Deborah Whitlaw Llewellyn; styling by Susan Stiles Dowell
Whether building a new home or renovating an existing one, here are some ways for you to make a difference.
Build for your region. Learn about your environment when designing and planning a green home. For example, light-color exteriors reflect heat from the sun, benefiting homes in warmer regions. Alternately, darker exteriors absorb heat for warmth in cold climates.
Build to suit your site. Instead of clear-cutting a lot, use existing trees for passive solar heating and cooling. You can also position your house so that low-angled rays from the winter sun will flood south-facing rooms, reducing dependence on expensive sources of energy.
Choose materials wisely. Conservationist attitudes and economic efficiency guide green construction. Build with sustainable woods and recycled, reusable, and durable materials.
Minimize waste. Take advantage of local salvage companies to remove reusable construction waste, and ask your contractor about recycling options.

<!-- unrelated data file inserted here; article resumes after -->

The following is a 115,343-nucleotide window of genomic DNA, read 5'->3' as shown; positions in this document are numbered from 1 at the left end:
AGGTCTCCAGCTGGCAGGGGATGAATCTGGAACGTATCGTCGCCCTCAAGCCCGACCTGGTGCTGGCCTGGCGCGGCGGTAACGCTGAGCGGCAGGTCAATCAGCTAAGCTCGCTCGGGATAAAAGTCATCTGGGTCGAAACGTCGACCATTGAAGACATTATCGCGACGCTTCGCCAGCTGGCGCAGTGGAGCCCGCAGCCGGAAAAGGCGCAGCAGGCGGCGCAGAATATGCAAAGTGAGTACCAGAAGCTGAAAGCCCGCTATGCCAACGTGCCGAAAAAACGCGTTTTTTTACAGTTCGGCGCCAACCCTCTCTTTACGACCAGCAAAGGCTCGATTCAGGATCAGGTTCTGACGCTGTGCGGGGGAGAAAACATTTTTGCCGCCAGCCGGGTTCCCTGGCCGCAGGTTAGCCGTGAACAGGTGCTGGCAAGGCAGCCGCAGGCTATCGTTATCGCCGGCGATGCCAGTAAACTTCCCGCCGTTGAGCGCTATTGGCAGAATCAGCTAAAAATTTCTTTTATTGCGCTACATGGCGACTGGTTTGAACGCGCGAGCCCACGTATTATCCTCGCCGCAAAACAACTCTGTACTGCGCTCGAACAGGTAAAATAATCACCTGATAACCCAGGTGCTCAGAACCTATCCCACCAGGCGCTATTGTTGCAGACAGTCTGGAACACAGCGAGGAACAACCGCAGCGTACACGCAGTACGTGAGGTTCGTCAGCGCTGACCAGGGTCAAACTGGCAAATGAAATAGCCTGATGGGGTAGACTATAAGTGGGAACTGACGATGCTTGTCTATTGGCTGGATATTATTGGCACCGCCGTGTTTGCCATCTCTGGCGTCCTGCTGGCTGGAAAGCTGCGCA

Go for the savings. Superior insulation and energy-efficient appliances will significantly cut energy costs throughout the life of your home.
Conserve resources. Use drought-resistant plants and adequate drainage systems outdoors, and efficient pipe systems and sink and faucet aerators indoors.
Stay healthy. The air quality inside green homes is often far superior to that of conventional homes. Low- or no-VOC (volatile organic compound) paints and nontoxic insulation and flooring, for example, can cause fewer allergies, asthma problems, and skin sensitivities.
Want to learn more about green homes? Check out these Web sites: National Association of Home Builders, nahb.org; U.S. Green Building Council, usgbc.org; Greener Buildings, greenerbuildings.com; and Northwest EcoBuilding Guild, ecobuilding.org. Not sure if you can recycle something? Call 800/732-9253. For a Reusable Building Materials Exchange, check out the 2Good2Toss project at 2good2toss.com.